Thursday, May 9, 2013

Saying good-bye to a part of me

     You make plans. And then they change. New pots, new sculptures, new gallery, raised beds, planting the garden, time to get busy. And then, it turns out, your gall bladder has to come out. Which really puts a crimp in the quarterly plans, you have no idea.
     I've been told of all the abdominal surgeries, laparoscopic cholecystectomy is the safest, easiest and quickest to recover from. I certainly hope so. However, as someone who has never even encountered a cavity, well, let's just say this has been quite the adventure so far. I go in tomorrow. I hear the drugs are fab. My biggest regret? That I won't "be there" to see it happen. Surgery is so cool!
     It is my organ so I asked if I could have it afterwards but apparently that's a biohazard. They don't even give out gall stones any more. The surgeon has kindly offered to take pictures while he's looking around in there. (They blow you up like a balloon so they can move around to perform the surgery. Nice view of the liver, I'm told.) I would rather have the DVD but I'll be happy with snapshots.
     Poor little gall bladder. It's been a spastic case my whole life but I didn't realize it until recently. I just assumed post-meal discomfort was part of eating. When I was interrupted by sharp stabbing, spasmodic pains for a day or two recently, I opted to see the doctor at my husband's urging. Two months later and I'm about to lose an organ that's been with me for fifty years.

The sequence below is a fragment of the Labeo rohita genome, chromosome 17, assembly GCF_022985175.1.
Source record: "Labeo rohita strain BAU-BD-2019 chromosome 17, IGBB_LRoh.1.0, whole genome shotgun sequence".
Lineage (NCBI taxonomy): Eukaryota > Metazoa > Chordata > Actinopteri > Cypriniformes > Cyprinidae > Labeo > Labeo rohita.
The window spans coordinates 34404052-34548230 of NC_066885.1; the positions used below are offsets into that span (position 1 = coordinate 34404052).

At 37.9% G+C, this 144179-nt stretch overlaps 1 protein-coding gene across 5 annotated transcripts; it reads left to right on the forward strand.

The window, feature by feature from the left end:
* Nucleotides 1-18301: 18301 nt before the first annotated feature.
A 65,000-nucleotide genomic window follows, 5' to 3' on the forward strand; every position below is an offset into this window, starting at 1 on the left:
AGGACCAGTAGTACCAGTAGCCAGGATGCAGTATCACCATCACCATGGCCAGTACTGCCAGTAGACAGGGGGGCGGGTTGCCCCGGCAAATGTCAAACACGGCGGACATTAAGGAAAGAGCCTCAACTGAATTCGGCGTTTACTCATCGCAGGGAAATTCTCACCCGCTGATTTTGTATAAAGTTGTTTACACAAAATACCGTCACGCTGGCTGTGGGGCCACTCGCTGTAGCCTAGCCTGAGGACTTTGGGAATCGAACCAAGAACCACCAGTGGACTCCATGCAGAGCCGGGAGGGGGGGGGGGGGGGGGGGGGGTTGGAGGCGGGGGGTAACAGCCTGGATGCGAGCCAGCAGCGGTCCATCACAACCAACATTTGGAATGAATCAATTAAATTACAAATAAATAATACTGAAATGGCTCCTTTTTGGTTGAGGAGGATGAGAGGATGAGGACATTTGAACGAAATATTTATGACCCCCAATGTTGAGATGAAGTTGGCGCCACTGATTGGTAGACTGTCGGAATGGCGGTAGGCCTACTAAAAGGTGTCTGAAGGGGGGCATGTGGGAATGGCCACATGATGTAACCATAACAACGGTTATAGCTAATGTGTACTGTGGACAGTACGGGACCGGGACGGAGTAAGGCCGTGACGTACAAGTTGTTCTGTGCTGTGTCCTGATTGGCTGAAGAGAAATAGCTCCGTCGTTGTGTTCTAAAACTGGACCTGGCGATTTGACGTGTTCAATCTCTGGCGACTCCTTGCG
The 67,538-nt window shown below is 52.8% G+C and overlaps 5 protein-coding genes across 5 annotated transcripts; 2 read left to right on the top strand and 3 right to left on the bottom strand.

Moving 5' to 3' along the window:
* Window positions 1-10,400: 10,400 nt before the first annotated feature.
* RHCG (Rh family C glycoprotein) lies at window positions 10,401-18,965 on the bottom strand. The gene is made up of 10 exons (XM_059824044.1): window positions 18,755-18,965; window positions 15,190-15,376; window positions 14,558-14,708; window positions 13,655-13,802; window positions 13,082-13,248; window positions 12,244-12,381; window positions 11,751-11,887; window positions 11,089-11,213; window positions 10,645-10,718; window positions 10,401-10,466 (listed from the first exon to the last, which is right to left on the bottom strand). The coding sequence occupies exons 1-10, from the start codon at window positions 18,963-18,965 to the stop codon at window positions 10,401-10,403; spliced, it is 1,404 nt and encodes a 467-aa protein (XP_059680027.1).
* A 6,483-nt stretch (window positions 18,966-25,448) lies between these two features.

I had considered just putting up with the discomfort and changing my diet since the stabbing pain only lasted a day or two and I'd rather not have surgery but then I spoke to my mother who told me that there may be a family connection since her older sister had gall bladder issues in her 50-60s and ended up in emergency surgery, sick for many months afterwards as a result of ignoring the symptoms of "indigestion" for so long. Soooooo, that changed my mind.
     And now I bid fond adieu to the lowly gall bladder, storer of bile. You did what you could. Not very well, apparently, but I appreciate your service nonetheless. When I think back on the stabbing pains, I will think of you and the biohazard refuse container that will be your final resting place. I will eat raw cookie dough in your honor tonight (before I'm to stop eating at midnight!) as a last meal of sorts. That and spicy Italian sausage and lentil soup. Bon appetit!

1 comment:

  1. How did the operation go? Your way of looking at things cracks me up. Thank you for an always uplifting read. When I remember to read you, that is. :)